@glonislav: Insects are mostly scared by movement perpendicular to their sitting position - like a swooping bird. This will invariably trigger their reflex to skedaddle. A photographer knowing his stuff thus will do anything to avoid this trigger - which means he will not be using the camera hand held but on a tripod with macro focusing rail which allows a straight closing movement. This then allows to use 100mm, or less focal length which will yield more of an impression of depth.

Direct link | Posted on Mar 9, 2012 at 17:55 UTC
On Depth of Field in Macro Photography article (158 comments in total)
In reply to:

Daniel Lowe: I have had excellent results from bridge cameras, specifically the Fuji HS20 superzoom. The manual lens on this camera enables fine zoom control like a DSLR and is capable of fantastic tele macro results with nice blurred backgrounds.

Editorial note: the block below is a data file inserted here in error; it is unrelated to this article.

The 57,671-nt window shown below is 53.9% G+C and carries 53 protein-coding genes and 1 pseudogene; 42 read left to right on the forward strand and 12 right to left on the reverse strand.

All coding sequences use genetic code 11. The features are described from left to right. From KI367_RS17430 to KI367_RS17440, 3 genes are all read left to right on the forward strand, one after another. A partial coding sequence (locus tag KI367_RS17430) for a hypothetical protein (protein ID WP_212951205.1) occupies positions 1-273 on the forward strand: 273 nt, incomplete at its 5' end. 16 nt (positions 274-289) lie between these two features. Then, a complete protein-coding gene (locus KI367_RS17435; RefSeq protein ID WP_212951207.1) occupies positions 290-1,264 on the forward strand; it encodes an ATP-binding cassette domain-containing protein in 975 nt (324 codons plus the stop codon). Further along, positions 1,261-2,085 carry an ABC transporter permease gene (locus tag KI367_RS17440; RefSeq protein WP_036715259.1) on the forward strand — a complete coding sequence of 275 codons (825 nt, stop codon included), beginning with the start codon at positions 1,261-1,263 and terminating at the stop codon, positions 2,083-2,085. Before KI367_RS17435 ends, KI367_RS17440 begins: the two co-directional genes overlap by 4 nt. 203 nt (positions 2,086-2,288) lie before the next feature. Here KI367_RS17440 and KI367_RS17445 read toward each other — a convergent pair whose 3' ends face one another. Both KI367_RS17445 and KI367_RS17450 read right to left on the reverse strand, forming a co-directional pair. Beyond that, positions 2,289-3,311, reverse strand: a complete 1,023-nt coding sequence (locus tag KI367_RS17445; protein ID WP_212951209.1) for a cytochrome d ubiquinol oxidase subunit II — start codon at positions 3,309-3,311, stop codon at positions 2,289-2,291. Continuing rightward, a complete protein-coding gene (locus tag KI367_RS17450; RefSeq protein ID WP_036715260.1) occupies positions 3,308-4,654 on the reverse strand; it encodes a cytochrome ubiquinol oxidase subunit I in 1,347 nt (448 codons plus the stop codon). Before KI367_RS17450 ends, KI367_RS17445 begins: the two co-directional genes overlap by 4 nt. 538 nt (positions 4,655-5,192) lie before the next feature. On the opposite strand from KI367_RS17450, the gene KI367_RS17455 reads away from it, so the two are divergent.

Others have mentioned cameras like the Panasonic LX5 (which I also own) but I don't find this anywhere near as good as the HS20. With a close up lens the results become quite spectacular for a small sensor camera.

Others have mentioned diffraction problems with small sensor cameras but this is rarely a problem because you don't have to use apertures where diffraction issues start to materialise.

@_sem_: You have no way of separating the subject from the background - which ruins 99.999% of small camera macro shots! I used to think the same way (more DOF and thus easier) until I switched to a DSLR - the macro capabilities of small sensor cameras are rubbish in comparison, the drawbacks far far far outweigh the perceived minute advantage.

Direct link | Posted on Feb 17, 2012 at 09:51 UTC
On Depth of Field in Macro Photography article (158 comments in total)
In reply to:

Daniel Lowe: I have had excellent results from bridge cameras, specifically the Fuji HS20 superzoom. The manual lens on this camera enables fine zoom control like a DSLR and is capable of fantastic tele macro results with nice blurred backgrounds.